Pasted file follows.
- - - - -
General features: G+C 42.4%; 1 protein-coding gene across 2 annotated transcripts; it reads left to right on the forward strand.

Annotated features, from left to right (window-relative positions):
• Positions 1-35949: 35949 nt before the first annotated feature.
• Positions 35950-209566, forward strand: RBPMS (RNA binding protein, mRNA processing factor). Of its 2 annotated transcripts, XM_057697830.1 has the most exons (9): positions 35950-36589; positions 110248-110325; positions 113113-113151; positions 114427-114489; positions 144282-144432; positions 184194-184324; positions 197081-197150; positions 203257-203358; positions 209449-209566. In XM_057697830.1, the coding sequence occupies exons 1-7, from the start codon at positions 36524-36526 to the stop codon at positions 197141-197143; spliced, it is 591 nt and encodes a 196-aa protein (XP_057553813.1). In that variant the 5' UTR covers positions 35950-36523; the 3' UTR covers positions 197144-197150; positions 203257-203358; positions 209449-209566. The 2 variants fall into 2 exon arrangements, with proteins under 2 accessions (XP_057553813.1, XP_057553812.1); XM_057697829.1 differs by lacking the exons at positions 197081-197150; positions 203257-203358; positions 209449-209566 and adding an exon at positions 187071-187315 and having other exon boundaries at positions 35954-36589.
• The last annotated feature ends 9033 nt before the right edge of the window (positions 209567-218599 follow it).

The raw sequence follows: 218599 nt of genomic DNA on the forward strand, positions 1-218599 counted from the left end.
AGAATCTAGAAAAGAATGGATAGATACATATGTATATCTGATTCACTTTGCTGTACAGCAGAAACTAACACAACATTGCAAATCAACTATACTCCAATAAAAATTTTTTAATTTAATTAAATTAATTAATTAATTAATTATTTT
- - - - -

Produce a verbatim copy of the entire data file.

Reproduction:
General features: G+C 42.4%; 1 protein-coding gene across 2 annotated transcripts; it reads left to right on the forward strand.

Annotated features, from left to right (window-relative positions):
• Positions 1-35949: 35949 nt before the first annotated feature.
• Positions 35950-209566, forward strand: RBPMS (RNA binding protein, mRNA processing factor). Of its 2 annotated transcripts, XM_057697830.1 has the most exons (9): positions 35950-36589; positions 110248-110325; positions 113113-113151; positions 114427-114489; positions 144282-144432; positions 184194-184324; positions 197081-197150; positions 203257-203358; positions 209449-209566. In XM_057697830.1, the coding sequence occupies exons 1-7, from the start codon at positions 36524-36526 to the stop codon at positions 197141-197143; spliced, it is 591 nt and encodes a 196-aa protein (XP_057553813.1). In that variant the 5' UTR covers positions 35950-36523; the 3' UTR covers positions 197144-197150; positions 203257-203358; positions 209449-209566. The 2 variants fall into 2 exon arrangements, with proteins under 2 accessions (XP_057553813.1, XP_057553812.1); XM_057697829.1 differs by lacking the exons at positions 197081-197150; positions 203257-203358; positions 209449-209566 and adding an exon at positions 187071-187315 and having other exon boundaries at positions 35954-36589.
• The last annotated feature ends 9033 nt before the right edge of the window (positions 209567-218599 follow it).

The raw sequence follows: 218599 nt of genomic DNA on the forward strand, positions 1-218599 counted from the left end.
AGAATCTAGAAAAGAATGGATAGATACATATGTATATCTGATTCACTTTGCTGTACAGCAGAAACTAACACAACATTGCAAATCAACTATACTCCAATAAAAATTTTTTAATTTAATTAAATTAATTAATTAATTAATTATTTT